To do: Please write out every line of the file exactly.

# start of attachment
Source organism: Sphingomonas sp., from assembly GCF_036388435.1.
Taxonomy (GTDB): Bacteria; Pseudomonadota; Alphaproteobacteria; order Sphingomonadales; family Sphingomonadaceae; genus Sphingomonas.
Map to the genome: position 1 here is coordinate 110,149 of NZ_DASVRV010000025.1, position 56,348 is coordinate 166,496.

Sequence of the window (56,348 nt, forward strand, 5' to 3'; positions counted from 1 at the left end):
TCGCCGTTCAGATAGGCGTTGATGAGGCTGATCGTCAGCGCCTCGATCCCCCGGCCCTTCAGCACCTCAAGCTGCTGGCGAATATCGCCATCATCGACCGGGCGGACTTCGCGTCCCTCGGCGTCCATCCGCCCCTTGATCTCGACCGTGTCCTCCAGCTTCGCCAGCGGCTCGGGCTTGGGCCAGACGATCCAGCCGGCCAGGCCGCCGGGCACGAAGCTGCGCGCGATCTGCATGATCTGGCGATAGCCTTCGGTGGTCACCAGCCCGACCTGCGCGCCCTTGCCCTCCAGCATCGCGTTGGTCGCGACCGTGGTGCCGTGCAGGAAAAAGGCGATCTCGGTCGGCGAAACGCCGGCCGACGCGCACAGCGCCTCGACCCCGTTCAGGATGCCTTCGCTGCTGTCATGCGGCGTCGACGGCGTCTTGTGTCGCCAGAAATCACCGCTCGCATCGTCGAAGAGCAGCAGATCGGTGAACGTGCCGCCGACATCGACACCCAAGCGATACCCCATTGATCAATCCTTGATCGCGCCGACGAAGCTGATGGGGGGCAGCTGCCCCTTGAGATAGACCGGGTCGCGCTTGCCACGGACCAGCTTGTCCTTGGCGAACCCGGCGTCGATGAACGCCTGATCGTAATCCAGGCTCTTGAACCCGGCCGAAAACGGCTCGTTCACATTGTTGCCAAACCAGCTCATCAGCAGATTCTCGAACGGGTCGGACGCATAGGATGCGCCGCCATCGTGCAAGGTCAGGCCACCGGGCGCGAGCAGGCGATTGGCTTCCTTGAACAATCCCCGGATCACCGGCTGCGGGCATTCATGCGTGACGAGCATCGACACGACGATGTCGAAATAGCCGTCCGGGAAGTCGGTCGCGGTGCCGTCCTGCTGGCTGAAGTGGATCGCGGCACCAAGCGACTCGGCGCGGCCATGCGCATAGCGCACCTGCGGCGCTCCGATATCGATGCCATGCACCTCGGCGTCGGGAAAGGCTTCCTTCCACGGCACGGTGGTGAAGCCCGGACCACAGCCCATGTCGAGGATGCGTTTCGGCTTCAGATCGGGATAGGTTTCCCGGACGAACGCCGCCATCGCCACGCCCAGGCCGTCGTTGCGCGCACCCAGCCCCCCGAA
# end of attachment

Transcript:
Source organism: Sphingomonas sp., from assembly GCF_036388435.1.
Taxonomy (GTDB): Bacteria; Pseudomonadota; Alphaproteobacteria; order Sphingomonadales; family Sphingomonadaceae; genus Sphingomonas.
Map to the genome: position 1 here is coordinate 110,149 of NZ_DASVRV010000025.1, position 56,348 is coordinate 166,496.

Sequence of the window (56,348 nt, forward strand, 5' to 3'; positions counted from 1 at the left end):
TCGCCGTTCAGATAGGCGTTGATGAGGCTGATCGTCAGCGCCTCGATCCCCCGGCCCTTCAGCACCTCAAGCTGCTGGCGAATATCGCCATCATCGACCGGGCGGACTTCGCGTCCCTCGGCGTCCATCCGCCCCTTGATCTCGACCGTGTCCTCCAGCTTCGCCAGCGGCTCGGGCTTGGGCCAGACGATCCAGCCGGCCAGGCCGCCGGGCACGAAGCTGCGCGCGATCTGCATGATCTGGCGATAGCCTTCGGTGGTCACCAGCCCGACCTGCGCGCCCTTGCCCTCCAGCATCGCGTTGGTCGCGACCGTGGTGCCGTGCAGGAAAAAGGCGATCTCGGTCGGCGAAACGCCGGCCGACGCGCACAGCGCCTCGACCCCGTTCAGGATGCCTTCGCTGCTGTCATGCGGCGTCGACGGCGTCTTGTGTCGCCAGAAATCACCGCTCGCATCGTCGAAGAGCAGCAGATCGGTGAACGTGCCGCCGACATCGACACCCAAGCGATACCCCATTGATCAATCCTTGATCGCGCCGACGAAGCTGATGGGGGGCAGCTGCCCCTTGAGATAGACCGGGTCGCGCTTGCCACGGACCAGCTTGTCCTTGGCGAACCCGGCGTCGATGAACGCCTGATCGTAATCCAGGCTCTTGAACCCGGCCGAAAACGGCTCGTTCACATTGTTGCCAAACCAGCTCATCAGCAGATTCTCGAACGGGTCGGACGCATAGGATGCGCCGCCATCGTGCAAGGTCAGGCCACCGGGCGCGAGCAGGCGATTGGCTTCCTTGAACAATCCCCGGATCACCGGCTGCGGGCATTCATGCGTGACGAGCATCGACACGACGATGTCGAAATAGCCGTCCGGGAAGTCGGTCGCGGTGCCGTCCTGCTGGCTGAAGTGGATCGCGGCACCAAGCGACTCGGCGCGGCCATGCGCATAGCGCACCTGCGGCGCTCCGATATCGATGCCATGCACCTCGGCGTCGGGAAAGGCTTCCTTCCACGGCACGGTGGTGAAGCCCGGACCACAGCCCATGTCGAGGATGCGTTTCGGCTTCAGATCGGGATAGGTTTCCCGGACGAACGCCGCCATCGCCACGCCCAGGCCGTCGTTGCGCGCACCCAGCCCCCCGAA